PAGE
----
One Shot: Rescue Mission, Critical. Fast-Paced Action In False Shot Sequence


One Shot: The film directed by James Nunn focuses all its virtues on the action sequences and leaves the characters and the script aside. The helicopter lands at a secret base in the United States, a prison that contains some of the most dangerous terrorists in the world. Zoe Anderson (Ashley Greene) is a CIA analyst whose mission includes the transfer of one of the prisoners, Masu Mansur (Waleed Elgadi). Apparently, this person maintains links with Islamic terrorism and she knows the whereabouts of a bomb that is going to explode in the middle of Washington DC. One Shot: Rescue Mission, directed by James Nunn and written by Jamie Russell, sustains its narrative in pure action.

After the unsuccessful meeting between Anderson and Mansur, a truck breaks into the base and armed insurgents attack the prison. In this situation, the main objective is to extract the suspect at all costs. Scott Adkins plays the main hero of the film, the soldier who commands the Navy SEALs squad. Shot in a simulated sequence shot (reference to the title of the film), the film’s greatest virtue is the photography by Jonathan Iles, who leaves behind powerful images and adrenaline-pumping action sequences.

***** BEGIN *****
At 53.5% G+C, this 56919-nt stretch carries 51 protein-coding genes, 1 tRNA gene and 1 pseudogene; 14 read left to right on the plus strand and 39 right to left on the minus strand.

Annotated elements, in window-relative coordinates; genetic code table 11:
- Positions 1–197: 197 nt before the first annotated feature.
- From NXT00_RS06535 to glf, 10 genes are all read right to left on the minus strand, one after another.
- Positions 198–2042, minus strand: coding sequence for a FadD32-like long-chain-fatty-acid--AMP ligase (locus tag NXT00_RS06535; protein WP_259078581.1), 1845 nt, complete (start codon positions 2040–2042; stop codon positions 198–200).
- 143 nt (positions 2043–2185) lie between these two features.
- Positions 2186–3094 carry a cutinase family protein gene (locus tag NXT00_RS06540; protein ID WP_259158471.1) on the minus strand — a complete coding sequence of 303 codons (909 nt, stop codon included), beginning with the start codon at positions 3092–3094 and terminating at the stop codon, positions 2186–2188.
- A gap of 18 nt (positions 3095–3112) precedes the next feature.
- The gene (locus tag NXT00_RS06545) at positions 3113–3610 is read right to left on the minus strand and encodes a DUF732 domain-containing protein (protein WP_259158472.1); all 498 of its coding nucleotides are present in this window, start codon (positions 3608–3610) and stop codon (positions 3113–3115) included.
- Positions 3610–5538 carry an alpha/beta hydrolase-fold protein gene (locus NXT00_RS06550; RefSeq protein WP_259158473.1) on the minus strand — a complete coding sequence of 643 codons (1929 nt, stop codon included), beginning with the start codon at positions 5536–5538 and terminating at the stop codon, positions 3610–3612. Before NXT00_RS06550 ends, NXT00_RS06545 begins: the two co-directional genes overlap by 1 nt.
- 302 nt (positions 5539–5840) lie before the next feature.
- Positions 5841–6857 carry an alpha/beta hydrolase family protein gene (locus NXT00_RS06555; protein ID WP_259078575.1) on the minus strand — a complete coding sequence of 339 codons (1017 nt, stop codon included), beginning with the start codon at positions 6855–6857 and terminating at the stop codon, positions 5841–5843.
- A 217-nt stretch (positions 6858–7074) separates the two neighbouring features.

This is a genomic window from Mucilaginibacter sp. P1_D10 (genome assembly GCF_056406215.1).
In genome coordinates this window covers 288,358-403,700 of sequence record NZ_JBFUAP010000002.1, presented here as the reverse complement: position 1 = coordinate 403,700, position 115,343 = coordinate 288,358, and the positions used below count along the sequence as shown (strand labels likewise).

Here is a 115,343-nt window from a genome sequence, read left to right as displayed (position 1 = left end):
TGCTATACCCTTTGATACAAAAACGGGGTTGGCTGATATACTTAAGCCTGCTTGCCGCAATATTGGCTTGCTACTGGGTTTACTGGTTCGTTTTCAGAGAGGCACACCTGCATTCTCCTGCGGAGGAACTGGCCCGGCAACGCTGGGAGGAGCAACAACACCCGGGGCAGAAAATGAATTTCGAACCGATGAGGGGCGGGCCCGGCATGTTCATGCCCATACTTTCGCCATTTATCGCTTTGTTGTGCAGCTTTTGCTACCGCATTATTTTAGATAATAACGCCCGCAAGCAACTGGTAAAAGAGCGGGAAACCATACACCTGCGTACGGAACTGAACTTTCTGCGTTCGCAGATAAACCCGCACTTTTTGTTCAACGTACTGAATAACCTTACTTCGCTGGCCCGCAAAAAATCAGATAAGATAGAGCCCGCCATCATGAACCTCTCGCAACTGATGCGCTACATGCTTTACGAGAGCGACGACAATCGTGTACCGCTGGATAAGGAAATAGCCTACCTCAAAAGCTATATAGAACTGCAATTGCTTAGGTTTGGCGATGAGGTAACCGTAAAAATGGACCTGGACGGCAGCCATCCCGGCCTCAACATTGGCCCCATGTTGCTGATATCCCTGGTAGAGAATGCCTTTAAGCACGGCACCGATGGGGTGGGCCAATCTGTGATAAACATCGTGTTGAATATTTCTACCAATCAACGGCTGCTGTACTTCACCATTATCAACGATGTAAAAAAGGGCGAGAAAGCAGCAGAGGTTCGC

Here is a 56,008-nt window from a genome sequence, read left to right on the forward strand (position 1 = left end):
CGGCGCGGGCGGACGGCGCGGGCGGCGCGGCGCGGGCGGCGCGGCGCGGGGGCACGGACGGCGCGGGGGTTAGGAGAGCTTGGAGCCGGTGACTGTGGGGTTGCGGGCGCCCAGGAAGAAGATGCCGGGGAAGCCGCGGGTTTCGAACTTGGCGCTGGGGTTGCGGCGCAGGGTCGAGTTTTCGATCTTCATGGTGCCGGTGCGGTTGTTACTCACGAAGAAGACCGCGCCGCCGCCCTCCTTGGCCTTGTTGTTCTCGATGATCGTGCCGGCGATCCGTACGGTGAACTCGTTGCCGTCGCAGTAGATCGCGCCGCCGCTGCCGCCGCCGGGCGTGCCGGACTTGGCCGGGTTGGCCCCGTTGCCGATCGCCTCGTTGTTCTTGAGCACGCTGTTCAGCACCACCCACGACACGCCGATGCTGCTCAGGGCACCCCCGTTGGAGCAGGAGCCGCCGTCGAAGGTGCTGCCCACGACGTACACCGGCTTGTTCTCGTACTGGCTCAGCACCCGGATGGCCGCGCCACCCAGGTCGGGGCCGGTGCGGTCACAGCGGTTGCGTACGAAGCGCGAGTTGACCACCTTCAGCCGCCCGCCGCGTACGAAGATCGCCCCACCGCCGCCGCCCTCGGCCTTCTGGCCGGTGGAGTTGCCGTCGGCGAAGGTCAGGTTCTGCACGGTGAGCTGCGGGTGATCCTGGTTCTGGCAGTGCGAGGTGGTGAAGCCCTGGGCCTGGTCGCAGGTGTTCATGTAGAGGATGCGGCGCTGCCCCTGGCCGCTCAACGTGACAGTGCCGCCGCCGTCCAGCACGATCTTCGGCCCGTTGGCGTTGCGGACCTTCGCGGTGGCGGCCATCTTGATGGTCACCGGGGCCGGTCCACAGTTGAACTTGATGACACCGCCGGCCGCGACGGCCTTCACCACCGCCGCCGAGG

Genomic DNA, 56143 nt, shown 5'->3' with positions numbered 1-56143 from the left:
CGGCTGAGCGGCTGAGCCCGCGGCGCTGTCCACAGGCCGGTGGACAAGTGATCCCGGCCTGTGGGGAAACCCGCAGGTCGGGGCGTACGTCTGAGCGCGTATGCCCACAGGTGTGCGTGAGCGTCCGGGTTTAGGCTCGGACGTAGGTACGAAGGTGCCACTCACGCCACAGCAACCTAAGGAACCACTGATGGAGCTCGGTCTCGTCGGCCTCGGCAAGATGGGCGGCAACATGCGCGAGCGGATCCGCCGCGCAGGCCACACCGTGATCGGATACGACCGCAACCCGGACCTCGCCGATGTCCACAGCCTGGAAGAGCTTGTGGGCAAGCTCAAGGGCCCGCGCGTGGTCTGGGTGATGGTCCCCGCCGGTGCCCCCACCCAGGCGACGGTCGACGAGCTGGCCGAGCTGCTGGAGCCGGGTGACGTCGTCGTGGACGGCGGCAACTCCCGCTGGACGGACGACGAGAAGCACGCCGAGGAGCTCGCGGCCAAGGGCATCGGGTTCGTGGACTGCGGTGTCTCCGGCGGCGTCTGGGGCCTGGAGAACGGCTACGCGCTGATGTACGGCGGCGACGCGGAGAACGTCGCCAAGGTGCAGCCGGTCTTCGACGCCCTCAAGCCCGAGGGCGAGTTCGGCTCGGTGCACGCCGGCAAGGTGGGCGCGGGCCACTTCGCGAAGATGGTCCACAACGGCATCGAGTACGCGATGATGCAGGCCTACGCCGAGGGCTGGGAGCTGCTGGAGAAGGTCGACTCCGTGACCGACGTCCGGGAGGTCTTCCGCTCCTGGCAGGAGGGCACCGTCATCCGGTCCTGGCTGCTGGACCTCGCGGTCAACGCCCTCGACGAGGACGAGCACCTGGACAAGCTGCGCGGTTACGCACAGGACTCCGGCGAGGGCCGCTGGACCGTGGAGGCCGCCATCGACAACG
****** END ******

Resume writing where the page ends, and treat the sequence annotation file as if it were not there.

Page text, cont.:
Lots of action, little room for dialogue

For just over an hour and thirty minutes, the film does not give the viewer any respite. Both sides face each other without any mercy: they fire their entire arsenal and do not care about the bloody carnage. In the few moments of peace, the dialogues briefly draw the personalities of the protagonists, but all of them are a jumble of clichés with little depth. There is no time for them to strengthen relationships, to feel something for what is happening around them. In the end, the only thing that matters is getting out alive and completing the mission.

There is a conflict within the US side when one of them suggests assassinating Mansur to torpedo the terrorists’ plans. This produces an argument that is interrupted when the insurgents attack again. With no time for conversation, gunshots are the only plausible response.